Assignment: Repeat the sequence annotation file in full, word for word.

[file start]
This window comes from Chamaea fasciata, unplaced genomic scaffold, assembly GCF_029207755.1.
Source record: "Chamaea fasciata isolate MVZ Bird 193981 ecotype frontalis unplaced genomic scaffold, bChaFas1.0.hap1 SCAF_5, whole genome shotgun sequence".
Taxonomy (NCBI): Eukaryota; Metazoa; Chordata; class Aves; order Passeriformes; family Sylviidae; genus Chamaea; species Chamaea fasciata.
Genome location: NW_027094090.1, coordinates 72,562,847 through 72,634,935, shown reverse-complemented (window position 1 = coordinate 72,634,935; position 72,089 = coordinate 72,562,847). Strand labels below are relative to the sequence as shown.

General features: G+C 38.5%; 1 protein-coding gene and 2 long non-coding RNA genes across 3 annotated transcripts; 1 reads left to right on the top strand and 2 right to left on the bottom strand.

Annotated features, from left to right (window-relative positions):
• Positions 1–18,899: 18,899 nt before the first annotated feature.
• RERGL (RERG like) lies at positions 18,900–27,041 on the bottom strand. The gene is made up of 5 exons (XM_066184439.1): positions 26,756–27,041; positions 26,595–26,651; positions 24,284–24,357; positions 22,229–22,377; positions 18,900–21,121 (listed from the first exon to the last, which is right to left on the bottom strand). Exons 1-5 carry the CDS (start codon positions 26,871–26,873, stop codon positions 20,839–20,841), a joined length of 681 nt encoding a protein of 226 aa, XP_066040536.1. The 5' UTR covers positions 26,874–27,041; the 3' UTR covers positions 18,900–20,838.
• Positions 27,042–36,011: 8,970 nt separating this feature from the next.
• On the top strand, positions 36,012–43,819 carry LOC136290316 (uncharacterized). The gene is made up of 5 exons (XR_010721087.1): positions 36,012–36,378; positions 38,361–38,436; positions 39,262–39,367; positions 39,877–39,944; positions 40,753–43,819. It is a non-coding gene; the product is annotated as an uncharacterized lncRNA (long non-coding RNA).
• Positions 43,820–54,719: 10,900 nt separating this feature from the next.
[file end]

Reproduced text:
This window comes from Chamaea fasciata, unplaced genomic scaffold, assembly GCF_029207755.1.
Source record: "Chamaea fasciata isolate MVZ Bird 193981 ecotype frontalis unplaced genomic scaffold, bChaFas1.0.hap1 SCAF_5, whole genome shotgun sequence".
Taxonomy (NCBI): Eukaryota; Metazoa; Chordata; class Aves; order Passeriformes; family Sylviidae; genus Chamaea; species Chamaea fasciata.
Genome location: NW_027094090.1, coordinates 72,562,847 through 72,634,935, shown reverse-complemented (window position 1 = coordinate 72,634,935; position 72,089 = coordinate 72,562,847). Strand labels below are relative to the sequence as shown.

General features: G+C 38.5%; 1 protein-coding gene and 2 long non-coding RNA genes across 3 annotated transcripts; 1 reads left to right on the top strand and 2 right to left on the bottom strand.

Annotated features, from left to right (window-relative positions):
• Positions 1–18,899: 18,899 nt before the first annotated feature.
• RERGL (RERG like) lies at positions 18,900–27,041 on the bottom strand. The gene is made up of 5 exons (XM_066184439.1): positions 26,756–27,041; positions 26,595–26,651; positions 24,284–24,357; positions 22,229–22,377; positions 18,900–21,121 (listed from the first exon to the last, which is right to left on the bottom strand). Exons 1-5 carry the CDS (start codon positions 26,871–26,873, stop codon positions 20,839–20,841), a joined length of 681 nt encoding a protein of 226 aa, XP_066040536.1. The 5' UTR covers positions 26,874–27,041; the 3' UTR covers positions 18,900–20,838.
• Positions 27,042–36,011: 8,970 nt separating this feature from the next.
• On the top strand, positions 36,012–43,819 carry LOC136290316 (uncharacterized). The gene is made up of 5 exons (XR_010721087.1): positions 36,012–36,378; positions 38,361–38,436; positions 39,262–39,367; positions 39,877–39,944; positions 40,753–43,819. It is a non-coding gene; the product is annotated as an uncharacterized lncRNA (long non-coding RNA).
• Positions 43,820–54,719: 10,900 nt separating this feature from the next.